I've google'd a bit but I still feel to be lost. I am writing a CPU emulator in JavaScript (namely Z80 in me case, currently). There is a huge switch statement in its heart. Though I can run some benchmarks of course, I can't be sure about future JavaScript engines of different browsers (ok, nobody can be, I know, but somebody should have greater knowledge of javascript engines of different browsers here than me ...).

Is it faster to use other constructs than switch statement? Like an array of functions, etc. Also similar problem: I have the situation to have possible prefixed Z80 opcodes. Some 'case' branches of the switch needs another switch inside, but not all. I am thinking to convert the whole stuff into an even bigger (but only one level "deep") switch construct to have opcodes between 0-255 as normal, 256-511 as 0xDD prefixed etc, some of them would have more 'case's (without break) for the single same code. Or should I avoid big switch statements as much as possible even for the base opcode table (256 'case' branches)?

For C code, compiler would create a jump table in this situation which is quite fast. But what's about javascript?

Another similar question: is it worth to have a switch statement with only two 'case' branches and a 'default' entry, or it's really the situation where if ... else is better?

It can be important to declare that I use only numeric (and integer - though it does not mean too much in JavaScript since AFAIK it only has one numeric type) values in my switch constructs.


4 Answers 4


The switch is at least as fast as having to evaluate many ifs and elses. Even without knowing the insides of JavaScript engines and optimizers, this we know for sure.

In case of an interpreter such as your case, it might be even better to store functions in a dictionary (array) instead, and do a binary lookup of your code in that array.

So create an array with the code you would put in the cases as index and JavaScript code (functions) as values, and just execute the code you find at the array.

  • 2
    Ok, thanks! According to my stupid benchmark (using 256 cases) array of functions is more than ten times faster (google chrome 30) than a switch-case statement. It seems my C background always misleads me.
    – LGB
    Sep 16, 2013 at 15:34
  • 22
    @LGB actually in V8 (JS engine used by google chrome) you need to jump through a lot of hoops to get switch case optimized: All the cases must be of same type. All the cases must either be string literals or 31-bit signed integer literals. And there must be less than 128 cases. And even after all those hoops, all you get is what you would have gotten with if-elses anyway (I.E. no jump tables or sth like that). True story.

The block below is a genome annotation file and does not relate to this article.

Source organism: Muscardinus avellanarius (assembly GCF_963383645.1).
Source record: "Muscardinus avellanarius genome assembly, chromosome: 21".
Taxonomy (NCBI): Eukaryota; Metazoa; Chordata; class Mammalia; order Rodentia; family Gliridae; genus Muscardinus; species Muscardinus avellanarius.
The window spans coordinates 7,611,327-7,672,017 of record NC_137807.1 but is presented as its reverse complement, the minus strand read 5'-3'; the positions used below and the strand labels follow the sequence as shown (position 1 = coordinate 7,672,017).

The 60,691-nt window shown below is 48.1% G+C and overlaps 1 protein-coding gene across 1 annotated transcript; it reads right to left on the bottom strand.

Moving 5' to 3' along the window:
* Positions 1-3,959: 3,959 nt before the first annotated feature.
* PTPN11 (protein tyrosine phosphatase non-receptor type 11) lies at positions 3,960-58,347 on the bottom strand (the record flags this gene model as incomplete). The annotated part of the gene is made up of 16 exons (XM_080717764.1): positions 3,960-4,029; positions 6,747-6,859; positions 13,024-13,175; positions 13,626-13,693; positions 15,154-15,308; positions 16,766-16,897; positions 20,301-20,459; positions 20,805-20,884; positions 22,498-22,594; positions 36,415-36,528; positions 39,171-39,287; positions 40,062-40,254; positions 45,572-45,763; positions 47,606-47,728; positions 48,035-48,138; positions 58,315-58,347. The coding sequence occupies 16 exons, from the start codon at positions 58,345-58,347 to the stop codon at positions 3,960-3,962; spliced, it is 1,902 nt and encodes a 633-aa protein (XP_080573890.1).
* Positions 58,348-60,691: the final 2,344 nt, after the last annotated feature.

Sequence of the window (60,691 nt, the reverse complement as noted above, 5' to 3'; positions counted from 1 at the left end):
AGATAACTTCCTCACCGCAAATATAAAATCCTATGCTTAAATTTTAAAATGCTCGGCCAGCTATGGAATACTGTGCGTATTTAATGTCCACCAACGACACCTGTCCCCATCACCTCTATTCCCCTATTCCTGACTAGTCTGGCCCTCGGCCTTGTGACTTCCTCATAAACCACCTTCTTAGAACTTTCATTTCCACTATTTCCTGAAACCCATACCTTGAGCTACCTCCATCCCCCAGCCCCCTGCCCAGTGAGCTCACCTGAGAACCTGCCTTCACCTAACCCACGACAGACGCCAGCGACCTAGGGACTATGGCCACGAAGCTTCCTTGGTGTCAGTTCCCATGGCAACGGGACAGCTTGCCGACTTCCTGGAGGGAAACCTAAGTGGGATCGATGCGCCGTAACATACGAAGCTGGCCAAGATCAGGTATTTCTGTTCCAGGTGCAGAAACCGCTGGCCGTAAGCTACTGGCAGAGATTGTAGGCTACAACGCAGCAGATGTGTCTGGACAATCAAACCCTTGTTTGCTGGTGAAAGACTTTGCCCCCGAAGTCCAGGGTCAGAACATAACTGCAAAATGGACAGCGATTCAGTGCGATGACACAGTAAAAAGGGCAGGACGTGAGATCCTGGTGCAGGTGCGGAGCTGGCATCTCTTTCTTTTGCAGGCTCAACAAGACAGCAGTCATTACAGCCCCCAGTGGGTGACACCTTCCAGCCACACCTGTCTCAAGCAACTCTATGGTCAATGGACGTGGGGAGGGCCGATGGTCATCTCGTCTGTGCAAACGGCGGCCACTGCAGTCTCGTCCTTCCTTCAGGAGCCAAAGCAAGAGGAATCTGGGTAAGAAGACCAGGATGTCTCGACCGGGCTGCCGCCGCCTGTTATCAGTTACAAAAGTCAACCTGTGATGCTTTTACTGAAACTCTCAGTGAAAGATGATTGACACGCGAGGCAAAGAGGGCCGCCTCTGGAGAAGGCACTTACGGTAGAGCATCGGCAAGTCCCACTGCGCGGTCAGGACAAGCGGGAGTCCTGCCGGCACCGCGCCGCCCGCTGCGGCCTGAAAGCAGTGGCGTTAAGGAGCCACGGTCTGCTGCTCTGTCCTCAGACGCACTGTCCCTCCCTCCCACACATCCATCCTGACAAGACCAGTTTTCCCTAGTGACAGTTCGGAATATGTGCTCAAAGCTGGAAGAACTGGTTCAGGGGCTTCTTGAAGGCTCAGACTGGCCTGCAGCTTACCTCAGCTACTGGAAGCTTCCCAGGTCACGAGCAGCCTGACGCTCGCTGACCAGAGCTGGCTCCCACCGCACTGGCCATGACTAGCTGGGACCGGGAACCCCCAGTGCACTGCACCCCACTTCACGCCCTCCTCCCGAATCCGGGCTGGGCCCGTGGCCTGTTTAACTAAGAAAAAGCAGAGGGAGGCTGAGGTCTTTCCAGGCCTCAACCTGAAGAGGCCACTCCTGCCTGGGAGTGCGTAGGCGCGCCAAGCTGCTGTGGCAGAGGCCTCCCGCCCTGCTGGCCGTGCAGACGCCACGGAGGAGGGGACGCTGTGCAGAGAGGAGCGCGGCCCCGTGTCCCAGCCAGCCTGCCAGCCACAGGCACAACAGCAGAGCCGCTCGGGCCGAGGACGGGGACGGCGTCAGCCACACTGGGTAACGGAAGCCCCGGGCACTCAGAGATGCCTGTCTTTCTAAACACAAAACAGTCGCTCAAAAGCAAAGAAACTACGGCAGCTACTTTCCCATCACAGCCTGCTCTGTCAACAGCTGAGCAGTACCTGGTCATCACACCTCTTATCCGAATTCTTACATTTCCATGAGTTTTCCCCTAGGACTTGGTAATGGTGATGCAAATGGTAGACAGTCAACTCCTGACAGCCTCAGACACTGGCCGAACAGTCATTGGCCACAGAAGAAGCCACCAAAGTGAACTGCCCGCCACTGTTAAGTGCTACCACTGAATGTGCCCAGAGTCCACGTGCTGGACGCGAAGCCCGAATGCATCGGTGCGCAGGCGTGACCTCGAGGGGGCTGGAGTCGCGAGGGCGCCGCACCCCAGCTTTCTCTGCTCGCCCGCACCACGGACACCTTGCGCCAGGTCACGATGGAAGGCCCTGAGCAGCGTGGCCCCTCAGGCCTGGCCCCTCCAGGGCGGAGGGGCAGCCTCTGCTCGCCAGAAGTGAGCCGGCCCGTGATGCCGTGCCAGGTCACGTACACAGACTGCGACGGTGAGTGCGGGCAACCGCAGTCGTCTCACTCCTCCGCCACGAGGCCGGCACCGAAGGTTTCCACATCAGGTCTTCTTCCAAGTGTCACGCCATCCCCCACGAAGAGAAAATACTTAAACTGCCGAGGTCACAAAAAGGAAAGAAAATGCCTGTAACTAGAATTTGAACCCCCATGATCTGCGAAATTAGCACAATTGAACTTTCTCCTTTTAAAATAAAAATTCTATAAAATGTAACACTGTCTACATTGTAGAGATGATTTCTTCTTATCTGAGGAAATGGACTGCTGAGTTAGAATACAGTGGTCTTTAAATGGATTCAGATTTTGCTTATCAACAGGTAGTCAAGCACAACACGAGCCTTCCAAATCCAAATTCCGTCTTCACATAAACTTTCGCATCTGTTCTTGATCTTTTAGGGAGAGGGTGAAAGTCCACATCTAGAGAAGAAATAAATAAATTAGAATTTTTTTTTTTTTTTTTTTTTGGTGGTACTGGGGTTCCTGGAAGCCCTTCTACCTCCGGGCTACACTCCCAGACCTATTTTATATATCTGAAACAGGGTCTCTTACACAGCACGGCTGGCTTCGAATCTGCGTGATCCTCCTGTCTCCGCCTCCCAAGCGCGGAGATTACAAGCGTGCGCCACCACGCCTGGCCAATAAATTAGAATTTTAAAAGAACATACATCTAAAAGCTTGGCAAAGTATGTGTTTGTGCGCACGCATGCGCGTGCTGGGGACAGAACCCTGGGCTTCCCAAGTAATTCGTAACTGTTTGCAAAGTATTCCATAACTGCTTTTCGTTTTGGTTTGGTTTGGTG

– Esailija
    Sep 17, 2013 at 5:42
  • 7
    References: Same type, 31-bit signed integer literals, string literals, 128 max
    – Esailija
    Sep 17, 2013 at 5:48
  • 3
    @LGB just look at the code you get when one jumps through all those hoops pastebin.com/Xu3igduJ and even have consecutive integers.
    – Esailija
    Sep 17, 2013 at 7:57
  • @Esailija thank you for that pointer, it helped me in this question: stackoverflow.com/questions/59557414/… Jan 2, 2020 at 22:28

switch is clearly going to be faster than if-else, since it runs in constant time, only requiring a single lookup. The ambiguous case might be for lookup tables.

I've modified an existing test-case for jsperf for you to compare:


The lookup table implementation is the fastest of the three.

  • on IceWeasel, the if-else seems fastest. Could the speed be browser-specific? JS engines differ.
    – Igbanam
    Sep 16, 2013 at 14:47
  • 2
    Please read stackoverflow.com/a/513259/995876 especially point #1, #5 and #6
    – Esailija
    Sep 17, 2013 at 8:24

Switch is much slower than map lookup in all modern browsers when there are many cases to check. See the benchmarks:

  • 3
    Using eval prevents the switch from being optimised.
    – rounce
    Nov 19, 2021 at 17:26

At around 1000 iterations and random sampling, if and switch bounce around each other. The difference varies about 5% to 15%. It probably wouldn't be noticeable. When you bump that up to 100000, then switch always wins, by around the same %. That's to be expected, since switch reads once and compares against many, while if reads many and compares against many.

But what is noticeable is using a new Map() object to find a result completely blows away either of them.


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